Even after the return of multiparty politics in Tanzania in 1992, Zanzibar’s grievances over the Union increased. Zanzibar’s President then, Salmin Amour applied for membership at the Organization of Islamic Conference (IOC).
The move was seen as Zanzibar’s desire to chat its own international relations path. Zanzibar’s demands for a balanced Union have been consistent over the years.
A site of a collective retelling
In the midst of these contestations, the Union Day became a site of a collective retelling of the reason d’être of the founding fathers. Through speeches and performances every 26th of April, the government neutralizes dissenting voices of the Union.
The government through the Ministry of State Vice-President’s Office (Union and Environment) organizes events that hegemonically explain the origins and foundations of the Union.
The spectacle of the events creates a sense of collective identity that is important in national building. According to census data of 2012, 90.2 per cent of the 45 million Tanzanians (90.5 per cent in Tanzania Mainland and 90.9 per cent in Zanzibar) were born after the Union.
The government often uses these figures to consolidate the narrative of the Union.
On many occasions, especially on Union Day, the government retells a particular interpretation of the Union to collective public memory. Governments world over use memorials and commemorations to engage the past, debate the current, and forecast the future.
Deliberate construction of a narrative
This constant repetition and ritualization of the past consolidates a deliberately constructed narrative. The United States, for example, uses the anniversary of September 11, 2001, as a political act as well as to reproduce American hegemony.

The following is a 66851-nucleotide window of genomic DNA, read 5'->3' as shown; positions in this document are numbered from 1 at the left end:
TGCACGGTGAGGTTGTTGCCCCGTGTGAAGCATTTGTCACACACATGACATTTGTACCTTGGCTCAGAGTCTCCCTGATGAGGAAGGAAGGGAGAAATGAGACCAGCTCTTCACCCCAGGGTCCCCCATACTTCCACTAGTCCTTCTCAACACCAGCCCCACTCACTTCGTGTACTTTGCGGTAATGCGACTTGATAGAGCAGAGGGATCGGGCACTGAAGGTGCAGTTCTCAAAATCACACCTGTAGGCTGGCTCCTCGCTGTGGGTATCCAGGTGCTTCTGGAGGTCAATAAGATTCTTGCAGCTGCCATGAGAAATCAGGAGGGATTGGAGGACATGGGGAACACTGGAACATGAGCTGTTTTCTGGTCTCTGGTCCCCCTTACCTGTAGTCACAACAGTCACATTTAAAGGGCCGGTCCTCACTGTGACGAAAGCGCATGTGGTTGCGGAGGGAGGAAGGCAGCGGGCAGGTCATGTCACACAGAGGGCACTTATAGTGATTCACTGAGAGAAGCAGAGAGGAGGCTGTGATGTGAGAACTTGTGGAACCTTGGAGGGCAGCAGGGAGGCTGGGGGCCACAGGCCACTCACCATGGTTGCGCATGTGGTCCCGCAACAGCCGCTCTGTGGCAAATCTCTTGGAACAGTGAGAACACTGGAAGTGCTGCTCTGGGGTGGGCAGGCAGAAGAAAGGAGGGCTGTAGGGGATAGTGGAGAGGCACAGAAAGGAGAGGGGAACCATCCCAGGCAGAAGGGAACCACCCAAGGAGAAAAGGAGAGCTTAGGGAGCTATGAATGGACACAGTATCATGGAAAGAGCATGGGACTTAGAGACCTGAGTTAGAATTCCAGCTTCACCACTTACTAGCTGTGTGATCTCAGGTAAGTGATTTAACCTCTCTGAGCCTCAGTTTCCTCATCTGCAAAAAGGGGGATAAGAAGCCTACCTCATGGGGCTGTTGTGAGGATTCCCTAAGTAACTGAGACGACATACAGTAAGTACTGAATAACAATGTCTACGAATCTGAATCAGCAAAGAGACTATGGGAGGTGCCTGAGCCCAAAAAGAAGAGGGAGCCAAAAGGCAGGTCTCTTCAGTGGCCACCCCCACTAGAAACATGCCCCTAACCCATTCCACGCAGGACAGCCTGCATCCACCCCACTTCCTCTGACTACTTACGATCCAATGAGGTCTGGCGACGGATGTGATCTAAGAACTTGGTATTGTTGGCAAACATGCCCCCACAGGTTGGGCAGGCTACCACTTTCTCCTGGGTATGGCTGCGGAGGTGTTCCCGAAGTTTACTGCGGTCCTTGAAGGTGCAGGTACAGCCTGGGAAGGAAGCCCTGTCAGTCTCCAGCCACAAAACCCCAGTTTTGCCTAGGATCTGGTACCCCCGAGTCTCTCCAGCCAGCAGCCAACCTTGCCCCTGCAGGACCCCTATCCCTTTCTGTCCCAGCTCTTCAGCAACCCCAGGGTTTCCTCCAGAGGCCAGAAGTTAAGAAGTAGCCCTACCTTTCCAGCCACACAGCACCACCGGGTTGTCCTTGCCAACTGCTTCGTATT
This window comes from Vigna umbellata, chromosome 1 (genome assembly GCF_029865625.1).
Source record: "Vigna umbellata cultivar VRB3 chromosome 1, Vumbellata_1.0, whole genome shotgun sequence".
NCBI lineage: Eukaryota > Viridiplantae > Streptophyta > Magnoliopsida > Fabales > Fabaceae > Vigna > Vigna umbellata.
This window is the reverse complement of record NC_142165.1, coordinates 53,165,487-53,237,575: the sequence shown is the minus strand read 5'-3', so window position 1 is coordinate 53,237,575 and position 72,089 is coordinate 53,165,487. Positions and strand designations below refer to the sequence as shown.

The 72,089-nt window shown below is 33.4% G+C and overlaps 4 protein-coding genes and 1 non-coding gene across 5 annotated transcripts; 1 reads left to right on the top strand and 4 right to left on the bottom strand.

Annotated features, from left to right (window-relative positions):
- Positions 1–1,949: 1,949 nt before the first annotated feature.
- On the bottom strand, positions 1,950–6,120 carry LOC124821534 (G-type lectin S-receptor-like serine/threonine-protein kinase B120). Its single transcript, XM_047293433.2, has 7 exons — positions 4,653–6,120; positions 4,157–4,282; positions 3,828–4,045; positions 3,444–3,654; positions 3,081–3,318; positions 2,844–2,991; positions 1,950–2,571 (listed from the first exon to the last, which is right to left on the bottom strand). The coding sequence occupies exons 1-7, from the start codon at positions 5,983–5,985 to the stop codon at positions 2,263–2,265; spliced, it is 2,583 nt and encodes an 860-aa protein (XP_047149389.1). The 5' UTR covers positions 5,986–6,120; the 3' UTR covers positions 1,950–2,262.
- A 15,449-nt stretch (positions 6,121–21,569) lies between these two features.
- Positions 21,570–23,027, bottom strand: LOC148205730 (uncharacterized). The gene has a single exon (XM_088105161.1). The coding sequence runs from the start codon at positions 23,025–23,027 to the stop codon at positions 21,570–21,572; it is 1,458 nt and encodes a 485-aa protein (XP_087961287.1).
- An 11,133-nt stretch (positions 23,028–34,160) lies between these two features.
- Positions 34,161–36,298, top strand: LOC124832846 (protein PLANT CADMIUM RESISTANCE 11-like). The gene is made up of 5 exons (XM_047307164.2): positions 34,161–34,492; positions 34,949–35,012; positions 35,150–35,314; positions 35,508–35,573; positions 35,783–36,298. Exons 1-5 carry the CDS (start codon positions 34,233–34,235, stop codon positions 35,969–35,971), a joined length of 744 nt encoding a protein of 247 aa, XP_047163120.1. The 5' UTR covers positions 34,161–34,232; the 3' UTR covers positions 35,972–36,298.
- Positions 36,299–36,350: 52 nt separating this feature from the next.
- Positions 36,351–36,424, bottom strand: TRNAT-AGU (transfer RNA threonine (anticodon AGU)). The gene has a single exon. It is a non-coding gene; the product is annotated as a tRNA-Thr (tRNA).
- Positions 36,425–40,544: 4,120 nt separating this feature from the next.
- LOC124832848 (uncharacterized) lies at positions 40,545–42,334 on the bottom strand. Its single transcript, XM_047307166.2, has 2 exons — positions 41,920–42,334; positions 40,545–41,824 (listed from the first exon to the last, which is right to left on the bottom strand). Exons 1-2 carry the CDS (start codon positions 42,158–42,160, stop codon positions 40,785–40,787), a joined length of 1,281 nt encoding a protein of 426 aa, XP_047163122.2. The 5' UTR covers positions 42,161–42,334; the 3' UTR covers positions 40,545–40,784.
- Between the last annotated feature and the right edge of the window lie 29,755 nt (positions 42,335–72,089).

In Rwanda, the three-month-long Kwibuka (remembrance) is used to create a ‘collective memory’ of the 1994 genocide. It was thus rather surprising when President John Magufuli cancelled the Union Day celebrations in 2016.
Previously, in November 2015, he cancelled the Independence Day celebrations and redirected the money that would be used in the celebration to other more pressing development issues.
The Union Day celebrations just like many other national commemorations serve as a period to reevaluate the national aspirations and goals.
At a time when there are reverberations around demands for a New Constitution, Union Day should be an opportunity to reflect more deeply on the type of Union the country aspires to have.
State officials will give cosmetic speeches on why the Union is important, but until there is a serious national dialogue on the status of the Union, the 26th of April celebrations will always be just a day when people don’t go to work.
Nicodemus Minde holds a PhD in International Relations from the United States International University- Africa, Nairobi. He researches the contradictions of memory of the Tanganyika-Zanzibar Union, Zanzibari nationalism and the reconciliation processes in Zanzibar. He can be reached on Twitter at @decolanga. These are the writer’s own opinions and do not necessarily reflect the viewpoint of The Chanzo. Want to publish in this space? Contact our editors at firstname.lastname@example.org for further inquiries.